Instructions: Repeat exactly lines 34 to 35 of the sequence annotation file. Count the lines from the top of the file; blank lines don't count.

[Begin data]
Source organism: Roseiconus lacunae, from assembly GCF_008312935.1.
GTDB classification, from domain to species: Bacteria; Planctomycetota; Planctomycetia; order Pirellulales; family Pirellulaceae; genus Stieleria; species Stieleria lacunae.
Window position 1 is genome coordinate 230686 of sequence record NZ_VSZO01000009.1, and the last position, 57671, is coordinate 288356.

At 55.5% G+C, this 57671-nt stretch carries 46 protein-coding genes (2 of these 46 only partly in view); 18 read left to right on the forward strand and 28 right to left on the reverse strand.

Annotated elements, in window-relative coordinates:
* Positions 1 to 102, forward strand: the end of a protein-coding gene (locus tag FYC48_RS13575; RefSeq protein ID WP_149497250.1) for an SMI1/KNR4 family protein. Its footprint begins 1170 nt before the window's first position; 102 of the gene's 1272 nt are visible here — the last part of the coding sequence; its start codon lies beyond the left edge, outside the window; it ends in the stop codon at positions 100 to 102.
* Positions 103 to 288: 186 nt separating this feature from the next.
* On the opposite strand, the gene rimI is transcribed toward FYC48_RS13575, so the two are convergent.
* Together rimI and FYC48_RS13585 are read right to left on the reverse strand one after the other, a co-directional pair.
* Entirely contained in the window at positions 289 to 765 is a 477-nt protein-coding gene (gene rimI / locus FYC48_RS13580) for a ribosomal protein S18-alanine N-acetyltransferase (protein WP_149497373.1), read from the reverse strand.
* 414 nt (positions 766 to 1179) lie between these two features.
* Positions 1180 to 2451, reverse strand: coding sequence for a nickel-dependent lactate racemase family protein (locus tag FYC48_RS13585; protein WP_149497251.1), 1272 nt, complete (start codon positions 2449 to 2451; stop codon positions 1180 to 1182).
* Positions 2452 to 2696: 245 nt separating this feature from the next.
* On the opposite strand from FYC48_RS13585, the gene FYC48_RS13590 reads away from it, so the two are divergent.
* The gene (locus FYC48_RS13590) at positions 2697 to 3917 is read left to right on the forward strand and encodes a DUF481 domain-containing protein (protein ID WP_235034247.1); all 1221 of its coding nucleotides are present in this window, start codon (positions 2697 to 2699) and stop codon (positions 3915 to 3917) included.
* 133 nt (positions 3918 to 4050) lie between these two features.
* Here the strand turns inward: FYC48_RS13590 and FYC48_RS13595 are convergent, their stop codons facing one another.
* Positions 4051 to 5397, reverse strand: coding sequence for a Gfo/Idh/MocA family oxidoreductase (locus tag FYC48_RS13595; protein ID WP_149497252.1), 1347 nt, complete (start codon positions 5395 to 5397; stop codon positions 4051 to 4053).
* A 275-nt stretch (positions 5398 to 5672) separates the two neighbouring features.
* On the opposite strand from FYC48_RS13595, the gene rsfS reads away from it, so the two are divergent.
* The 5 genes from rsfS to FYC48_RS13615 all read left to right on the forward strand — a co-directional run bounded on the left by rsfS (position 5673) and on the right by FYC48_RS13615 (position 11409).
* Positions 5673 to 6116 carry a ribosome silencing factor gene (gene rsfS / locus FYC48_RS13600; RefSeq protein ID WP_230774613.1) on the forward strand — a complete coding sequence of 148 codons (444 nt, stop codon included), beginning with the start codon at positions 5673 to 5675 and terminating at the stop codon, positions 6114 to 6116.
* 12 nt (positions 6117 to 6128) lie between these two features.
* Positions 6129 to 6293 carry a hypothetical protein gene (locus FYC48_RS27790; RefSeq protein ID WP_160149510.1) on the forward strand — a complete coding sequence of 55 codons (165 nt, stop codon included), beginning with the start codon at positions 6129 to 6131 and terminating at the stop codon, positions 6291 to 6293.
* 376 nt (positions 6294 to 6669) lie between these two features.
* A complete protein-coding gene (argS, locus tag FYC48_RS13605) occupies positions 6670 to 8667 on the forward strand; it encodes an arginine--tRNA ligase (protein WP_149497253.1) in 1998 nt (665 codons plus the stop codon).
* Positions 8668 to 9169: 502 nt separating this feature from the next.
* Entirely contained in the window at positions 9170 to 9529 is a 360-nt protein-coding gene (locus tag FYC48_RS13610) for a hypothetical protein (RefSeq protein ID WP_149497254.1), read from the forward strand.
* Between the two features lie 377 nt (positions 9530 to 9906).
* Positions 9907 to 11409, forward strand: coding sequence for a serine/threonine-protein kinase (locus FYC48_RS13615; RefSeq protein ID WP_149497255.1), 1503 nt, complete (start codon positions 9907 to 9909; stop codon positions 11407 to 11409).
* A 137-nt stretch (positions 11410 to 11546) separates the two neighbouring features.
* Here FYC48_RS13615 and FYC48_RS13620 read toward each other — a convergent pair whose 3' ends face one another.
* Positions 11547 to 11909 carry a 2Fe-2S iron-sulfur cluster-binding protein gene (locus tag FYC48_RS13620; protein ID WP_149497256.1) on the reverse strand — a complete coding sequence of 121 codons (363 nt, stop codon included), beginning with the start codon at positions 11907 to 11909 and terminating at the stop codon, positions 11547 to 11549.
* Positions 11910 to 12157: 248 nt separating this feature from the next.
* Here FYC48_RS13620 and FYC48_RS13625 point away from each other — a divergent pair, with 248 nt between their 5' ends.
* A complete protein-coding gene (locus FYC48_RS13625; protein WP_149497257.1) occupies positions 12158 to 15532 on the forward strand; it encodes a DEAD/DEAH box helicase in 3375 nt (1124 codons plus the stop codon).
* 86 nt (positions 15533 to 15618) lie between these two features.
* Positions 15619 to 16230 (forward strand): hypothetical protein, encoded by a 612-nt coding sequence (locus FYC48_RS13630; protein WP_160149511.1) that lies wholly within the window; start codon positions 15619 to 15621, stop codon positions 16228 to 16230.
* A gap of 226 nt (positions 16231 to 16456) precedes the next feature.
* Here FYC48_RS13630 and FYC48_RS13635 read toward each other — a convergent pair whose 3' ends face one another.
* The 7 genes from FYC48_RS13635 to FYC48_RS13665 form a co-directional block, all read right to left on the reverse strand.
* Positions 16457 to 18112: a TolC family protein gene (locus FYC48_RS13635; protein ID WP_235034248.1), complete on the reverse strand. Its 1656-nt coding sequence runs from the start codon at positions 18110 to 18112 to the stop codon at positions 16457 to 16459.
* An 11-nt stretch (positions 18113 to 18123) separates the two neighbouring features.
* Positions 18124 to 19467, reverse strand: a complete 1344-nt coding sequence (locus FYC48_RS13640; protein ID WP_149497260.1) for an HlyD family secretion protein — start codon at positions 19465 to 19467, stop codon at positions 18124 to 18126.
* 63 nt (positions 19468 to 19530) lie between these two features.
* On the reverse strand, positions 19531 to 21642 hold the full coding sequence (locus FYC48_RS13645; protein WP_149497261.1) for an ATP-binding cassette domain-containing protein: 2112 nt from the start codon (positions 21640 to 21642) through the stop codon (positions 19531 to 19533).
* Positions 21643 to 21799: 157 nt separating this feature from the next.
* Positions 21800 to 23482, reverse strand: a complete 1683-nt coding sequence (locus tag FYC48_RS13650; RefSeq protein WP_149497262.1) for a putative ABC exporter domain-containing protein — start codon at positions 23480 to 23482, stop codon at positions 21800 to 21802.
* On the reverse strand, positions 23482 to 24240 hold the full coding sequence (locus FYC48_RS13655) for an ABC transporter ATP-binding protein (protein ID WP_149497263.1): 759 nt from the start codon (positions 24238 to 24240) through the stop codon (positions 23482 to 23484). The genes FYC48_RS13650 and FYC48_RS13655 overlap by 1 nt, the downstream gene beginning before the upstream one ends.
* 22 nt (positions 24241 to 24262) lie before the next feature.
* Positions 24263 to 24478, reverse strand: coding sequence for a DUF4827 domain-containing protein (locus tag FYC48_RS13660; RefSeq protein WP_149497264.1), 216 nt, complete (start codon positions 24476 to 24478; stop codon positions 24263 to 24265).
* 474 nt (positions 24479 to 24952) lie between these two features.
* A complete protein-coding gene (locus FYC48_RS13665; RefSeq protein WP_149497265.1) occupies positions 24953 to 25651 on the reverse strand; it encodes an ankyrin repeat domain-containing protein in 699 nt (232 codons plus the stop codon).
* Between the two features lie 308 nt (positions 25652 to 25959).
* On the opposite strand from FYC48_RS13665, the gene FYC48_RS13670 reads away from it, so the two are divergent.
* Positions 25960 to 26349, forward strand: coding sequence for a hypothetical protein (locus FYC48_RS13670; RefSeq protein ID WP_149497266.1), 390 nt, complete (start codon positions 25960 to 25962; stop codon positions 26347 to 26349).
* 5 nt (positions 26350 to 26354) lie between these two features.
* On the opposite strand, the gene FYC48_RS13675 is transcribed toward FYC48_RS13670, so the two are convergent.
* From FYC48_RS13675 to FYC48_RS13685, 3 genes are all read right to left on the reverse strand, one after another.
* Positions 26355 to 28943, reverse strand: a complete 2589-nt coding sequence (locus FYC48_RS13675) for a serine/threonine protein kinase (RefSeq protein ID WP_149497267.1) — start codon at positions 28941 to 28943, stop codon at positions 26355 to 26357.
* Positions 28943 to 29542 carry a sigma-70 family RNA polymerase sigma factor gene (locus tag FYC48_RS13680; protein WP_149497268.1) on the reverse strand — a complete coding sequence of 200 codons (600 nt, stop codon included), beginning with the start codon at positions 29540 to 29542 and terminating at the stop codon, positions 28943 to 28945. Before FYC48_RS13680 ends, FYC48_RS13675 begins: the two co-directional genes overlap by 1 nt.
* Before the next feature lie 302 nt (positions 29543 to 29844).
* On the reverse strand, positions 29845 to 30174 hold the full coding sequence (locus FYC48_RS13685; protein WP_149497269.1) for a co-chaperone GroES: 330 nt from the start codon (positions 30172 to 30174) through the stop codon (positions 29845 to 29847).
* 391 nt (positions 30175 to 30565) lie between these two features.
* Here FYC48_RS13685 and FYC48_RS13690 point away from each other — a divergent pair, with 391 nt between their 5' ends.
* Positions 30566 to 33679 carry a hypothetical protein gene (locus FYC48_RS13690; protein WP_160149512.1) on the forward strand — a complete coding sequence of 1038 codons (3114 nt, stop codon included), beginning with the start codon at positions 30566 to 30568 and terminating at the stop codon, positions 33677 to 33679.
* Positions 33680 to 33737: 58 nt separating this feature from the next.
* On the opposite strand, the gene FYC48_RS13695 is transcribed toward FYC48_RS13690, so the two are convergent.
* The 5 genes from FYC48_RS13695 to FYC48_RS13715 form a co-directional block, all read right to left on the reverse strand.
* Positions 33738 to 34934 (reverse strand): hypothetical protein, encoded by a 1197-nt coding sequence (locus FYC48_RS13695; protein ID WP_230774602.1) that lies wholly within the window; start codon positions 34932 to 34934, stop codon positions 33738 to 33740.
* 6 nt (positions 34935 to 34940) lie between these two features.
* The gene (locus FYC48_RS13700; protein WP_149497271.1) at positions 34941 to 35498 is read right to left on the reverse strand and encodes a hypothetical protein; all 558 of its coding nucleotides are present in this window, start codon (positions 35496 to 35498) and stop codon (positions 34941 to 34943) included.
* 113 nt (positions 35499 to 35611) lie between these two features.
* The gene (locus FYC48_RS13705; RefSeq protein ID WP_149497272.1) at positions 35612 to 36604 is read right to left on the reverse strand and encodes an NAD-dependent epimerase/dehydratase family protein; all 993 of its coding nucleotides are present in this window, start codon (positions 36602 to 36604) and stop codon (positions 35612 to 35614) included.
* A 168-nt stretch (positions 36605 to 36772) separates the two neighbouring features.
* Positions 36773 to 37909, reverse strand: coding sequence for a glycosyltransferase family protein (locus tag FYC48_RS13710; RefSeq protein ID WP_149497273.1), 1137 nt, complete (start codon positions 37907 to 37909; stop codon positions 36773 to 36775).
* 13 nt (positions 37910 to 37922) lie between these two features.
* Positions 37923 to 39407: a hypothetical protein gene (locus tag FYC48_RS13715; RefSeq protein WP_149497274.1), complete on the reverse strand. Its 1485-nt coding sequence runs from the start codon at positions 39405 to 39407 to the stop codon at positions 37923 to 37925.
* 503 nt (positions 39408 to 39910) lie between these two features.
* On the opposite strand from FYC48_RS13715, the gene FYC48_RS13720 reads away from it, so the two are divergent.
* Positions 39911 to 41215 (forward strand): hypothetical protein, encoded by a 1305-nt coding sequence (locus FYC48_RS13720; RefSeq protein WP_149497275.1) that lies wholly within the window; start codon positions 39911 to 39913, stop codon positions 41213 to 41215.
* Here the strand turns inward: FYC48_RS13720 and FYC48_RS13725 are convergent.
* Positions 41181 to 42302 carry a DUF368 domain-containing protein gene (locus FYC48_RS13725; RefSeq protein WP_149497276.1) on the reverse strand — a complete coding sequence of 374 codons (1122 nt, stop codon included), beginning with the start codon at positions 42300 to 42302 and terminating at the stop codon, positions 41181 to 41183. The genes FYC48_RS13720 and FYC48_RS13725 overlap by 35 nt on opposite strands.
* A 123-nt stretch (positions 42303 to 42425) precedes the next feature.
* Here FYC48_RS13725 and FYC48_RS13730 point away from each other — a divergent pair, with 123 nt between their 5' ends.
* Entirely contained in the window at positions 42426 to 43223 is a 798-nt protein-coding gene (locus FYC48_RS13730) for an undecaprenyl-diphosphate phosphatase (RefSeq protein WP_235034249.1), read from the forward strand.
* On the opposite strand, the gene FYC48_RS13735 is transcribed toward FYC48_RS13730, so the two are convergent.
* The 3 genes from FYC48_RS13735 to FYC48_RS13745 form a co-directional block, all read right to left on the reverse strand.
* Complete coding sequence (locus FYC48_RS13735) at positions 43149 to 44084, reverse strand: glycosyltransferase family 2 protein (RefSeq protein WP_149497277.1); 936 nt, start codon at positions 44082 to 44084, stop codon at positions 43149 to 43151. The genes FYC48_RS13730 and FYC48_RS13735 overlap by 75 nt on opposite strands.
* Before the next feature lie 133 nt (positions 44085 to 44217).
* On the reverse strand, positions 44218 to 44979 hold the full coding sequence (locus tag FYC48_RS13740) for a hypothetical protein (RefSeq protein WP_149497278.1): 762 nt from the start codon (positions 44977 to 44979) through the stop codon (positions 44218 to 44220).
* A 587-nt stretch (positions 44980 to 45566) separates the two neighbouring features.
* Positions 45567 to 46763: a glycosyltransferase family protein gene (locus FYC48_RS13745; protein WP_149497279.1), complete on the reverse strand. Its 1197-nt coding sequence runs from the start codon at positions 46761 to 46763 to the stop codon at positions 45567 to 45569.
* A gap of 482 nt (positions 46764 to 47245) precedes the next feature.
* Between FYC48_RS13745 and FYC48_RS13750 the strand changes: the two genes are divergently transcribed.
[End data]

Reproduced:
* Positions 11910 to 12157: 248 nt separating this feature from the next.
* Here FYC48_RS13620 and FYC48_RS13625 point away from each other — a divergent pair, with 248 nt between their 5' ends.